Zoe Suen

Regardless of the geopolitics and all the prejudice that shapes how we think about China as a market, it’s important to understand that it is just people on the other side of the world.

Text: Maja Von Horn
Photography: Kasia Bobula

Hong Kong-born, London-based freelance writer Zoe Suen covers fashion, beauty, and food for The Business of Fashion (BoF), Another Magazine, and South China Morning Post, among others. We talk about Chinese versus European luxury markets, celebrity culture, and whether it’s possible nowadays to be a freelance writer without social media.

Maja von Horn: What are the biggest differences between the Chinese and the European luxury markets?

Zoe Suen: China is such a digitally advanced ecosystem, and the way people approach brands is very dependent on the apps they use. For example, a bag can have its name in English, like a “cross-body” style, but in China influencers will come up with their own nickname for a product, and that nickname and product often go viral very fast. Overnight, people in China know the bag by an entirely different name. This is something that brands have already started to realise – you can put your product out on the Chinese market, but you don’t know how people are going to understand it. It might be a huge success, or it might be the opposite. Slowly but surely, the fashion industry has started to realise that China is not a monolith – it is a very big country, so you can’t generalise consumer behaviour, there are too many people to do that. People in China like buying luxury for the same reasons Europeans like buying luxury. Regardless of geopolitics and all the prejudice that shapes how we think about China as a market, it’s important to understand that it is just people on the other side of the world. At its core, luxury is something we all understand similarly, as something that is usually hard to get a hold of. What is different is the way the market works. In China there’s a big emphasis on celebrity culture, influencer culture, digital culture. There is so much value built into the celebrity ambassador, the face of a brand. You see this as well with Korean celebrities, they have huge followings, and they sell products very well. It’s the same logic as in the West, but the scale is much bigger. In the West people want a Birkin bag, and in China people also want a Birkin bag, but the way they talk about it, the way they post about it is different.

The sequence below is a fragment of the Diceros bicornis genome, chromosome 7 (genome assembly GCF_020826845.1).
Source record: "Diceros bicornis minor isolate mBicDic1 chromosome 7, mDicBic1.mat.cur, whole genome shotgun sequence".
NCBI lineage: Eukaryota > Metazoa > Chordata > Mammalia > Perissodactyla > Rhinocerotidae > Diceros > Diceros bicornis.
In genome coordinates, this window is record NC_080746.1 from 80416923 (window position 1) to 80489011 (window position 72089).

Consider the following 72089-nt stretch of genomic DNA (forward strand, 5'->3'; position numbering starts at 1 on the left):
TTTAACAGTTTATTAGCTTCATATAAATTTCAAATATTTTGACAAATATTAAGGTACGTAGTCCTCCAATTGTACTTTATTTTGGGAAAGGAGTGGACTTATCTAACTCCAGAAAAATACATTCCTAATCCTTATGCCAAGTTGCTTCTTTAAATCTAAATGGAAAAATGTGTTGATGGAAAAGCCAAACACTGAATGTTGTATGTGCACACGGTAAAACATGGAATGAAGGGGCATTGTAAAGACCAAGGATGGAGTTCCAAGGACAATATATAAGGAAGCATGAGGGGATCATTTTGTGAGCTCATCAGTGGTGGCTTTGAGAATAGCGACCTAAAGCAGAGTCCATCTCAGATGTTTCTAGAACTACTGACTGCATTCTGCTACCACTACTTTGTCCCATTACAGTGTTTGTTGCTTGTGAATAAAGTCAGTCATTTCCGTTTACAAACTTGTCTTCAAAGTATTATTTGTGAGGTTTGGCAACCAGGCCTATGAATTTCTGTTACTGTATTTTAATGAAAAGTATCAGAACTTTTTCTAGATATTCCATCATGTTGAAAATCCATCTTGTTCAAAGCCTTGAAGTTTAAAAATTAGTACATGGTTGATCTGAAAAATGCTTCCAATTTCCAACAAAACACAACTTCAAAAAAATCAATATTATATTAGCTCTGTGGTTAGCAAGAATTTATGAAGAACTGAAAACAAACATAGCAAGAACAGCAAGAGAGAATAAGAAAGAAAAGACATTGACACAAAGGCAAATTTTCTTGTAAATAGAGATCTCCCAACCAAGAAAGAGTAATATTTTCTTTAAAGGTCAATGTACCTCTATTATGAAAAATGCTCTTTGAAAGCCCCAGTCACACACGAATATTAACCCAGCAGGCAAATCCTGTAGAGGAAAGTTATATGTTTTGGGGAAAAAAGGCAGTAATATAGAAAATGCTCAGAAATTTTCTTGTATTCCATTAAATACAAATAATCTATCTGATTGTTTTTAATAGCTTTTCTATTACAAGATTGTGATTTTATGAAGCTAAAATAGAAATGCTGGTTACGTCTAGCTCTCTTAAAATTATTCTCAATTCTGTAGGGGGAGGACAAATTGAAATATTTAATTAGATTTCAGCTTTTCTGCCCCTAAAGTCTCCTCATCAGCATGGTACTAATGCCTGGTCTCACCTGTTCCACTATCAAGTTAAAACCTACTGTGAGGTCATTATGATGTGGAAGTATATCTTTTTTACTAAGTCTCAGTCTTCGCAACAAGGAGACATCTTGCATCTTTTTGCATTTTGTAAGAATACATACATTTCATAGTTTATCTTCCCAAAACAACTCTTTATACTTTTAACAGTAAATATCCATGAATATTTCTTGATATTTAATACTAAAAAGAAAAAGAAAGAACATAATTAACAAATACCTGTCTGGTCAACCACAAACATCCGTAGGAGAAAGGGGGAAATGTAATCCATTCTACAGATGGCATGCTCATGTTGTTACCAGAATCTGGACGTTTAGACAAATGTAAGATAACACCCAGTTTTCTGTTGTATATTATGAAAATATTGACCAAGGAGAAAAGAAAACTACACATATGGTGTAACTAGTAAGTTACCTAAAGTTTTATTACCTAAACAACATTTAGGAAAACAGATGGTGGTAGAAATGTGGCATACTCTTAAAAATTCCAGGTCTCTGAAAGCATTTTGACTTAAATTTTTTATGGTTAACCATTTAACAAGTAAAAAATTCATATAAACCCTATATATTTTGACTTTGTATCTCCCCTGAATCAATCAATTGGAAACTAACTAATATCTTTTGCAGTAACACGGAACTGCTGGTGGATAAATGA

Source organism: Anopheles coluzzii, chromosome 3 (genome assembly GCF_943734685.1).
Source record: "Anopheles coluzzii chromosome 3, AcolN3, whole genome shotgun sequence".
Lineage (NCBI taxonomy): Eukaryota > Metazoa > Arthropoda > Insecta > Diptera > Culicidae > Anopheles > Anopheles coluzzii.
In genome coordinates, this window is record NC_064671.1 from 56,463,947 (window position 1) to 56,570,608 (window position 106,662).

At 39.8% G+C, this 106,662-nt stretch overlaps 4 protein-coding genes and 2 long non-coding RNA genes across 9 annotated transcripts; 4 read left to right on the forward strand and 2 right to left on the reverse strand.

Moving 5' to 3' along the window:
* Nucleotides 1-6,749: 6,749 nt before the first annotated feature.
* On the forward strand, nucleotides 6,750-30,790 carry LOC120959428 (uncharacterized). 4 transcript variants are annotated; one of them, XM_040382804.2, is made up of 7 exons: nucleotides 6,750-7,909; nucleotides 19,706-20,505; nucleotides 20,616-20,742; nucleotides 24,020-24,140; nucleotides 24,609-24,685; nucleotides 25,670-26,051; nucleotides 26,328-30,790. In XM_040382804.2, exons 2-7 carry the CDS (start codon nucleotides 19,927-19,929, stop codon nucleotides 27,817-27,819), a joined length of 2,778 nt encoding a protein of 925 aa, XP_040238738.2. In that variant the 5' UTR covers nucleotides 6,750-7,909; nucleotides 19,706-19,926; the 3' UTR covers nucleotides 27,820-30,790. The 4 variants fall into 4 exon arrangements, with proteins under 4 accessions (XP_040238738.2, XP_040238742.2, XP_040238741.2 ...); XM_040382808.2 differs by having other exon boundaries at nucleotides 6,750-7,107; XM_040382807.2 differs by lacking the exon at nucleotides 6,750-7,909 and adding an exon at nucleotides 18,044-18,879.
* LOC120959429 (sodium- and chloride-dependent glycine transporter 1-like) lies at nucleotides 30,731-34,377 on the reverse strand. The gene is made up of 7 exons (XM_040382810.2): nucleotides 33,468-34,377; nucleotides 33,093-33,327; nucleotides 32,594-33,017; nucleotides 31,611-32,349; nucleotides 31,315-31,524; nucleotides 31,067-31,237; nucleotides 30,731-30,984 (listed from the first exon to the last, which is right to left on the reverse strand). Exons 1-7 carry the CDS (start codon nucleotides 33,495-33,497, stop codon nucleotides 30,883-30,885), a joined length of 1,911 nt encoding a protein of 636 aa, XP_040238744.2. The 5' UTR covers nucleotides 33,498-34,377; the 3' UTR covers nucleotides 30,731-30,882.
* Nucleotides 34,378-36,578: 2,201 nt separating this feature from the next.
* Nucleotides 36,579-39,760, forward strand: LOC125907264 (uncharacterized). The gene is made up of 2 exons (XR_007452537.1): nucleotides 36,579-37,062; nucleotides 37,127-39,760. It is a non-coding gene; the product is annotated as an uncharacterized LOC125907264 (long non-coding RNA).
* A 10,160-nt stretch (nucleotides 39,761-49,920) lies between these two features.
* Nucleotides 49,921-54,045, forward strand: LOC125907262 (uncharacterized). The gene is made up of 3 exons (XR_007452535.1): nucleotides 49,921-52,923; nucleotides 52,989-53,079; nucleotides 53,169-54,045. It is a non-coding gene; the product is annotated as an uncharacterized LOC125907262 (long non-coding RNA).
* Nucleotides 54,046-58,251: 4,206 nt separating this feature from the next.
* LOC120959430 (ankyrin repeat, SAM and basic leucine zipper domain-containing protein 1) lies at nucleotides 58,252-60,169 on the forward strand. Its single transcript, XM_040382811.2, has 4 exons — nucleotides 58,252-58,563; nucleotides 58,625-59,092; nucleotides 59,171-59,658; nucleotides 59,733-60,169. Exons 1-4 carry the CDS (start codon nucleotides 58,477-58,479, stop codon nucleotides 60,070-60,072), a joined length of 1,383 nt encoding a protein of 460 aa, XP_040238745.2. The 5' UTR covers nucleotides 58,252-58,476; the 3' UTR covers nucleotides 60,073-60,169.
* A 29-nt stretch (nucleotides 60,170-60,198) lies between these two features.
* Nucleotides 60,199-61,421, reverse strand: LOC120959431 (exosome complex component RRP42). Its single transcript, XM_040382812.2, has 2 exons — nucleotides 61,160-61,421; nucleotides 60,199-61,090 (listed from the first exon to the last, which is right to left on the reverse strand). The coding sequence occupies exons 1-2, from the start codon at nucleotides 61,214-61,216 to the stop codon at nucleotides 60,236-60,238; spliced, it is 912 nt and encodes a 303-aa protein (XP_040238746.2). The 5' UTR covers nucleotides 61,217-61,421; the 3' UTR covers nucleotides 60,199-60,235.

M.v.H.: When did you leave Hong Kong for London?

Z.S.: I was born and raised in Hong Kong, and left for London after high school to study law. As I was completing my one year masters program, I started apprenticing at The Business of Fashion (BoF), and then ended up working there for four years. It’s already been 9 years since I came to London, which is a bit surreal to think about.

M.v.H.: Tell us about Hong Kong and the environment you grew up in.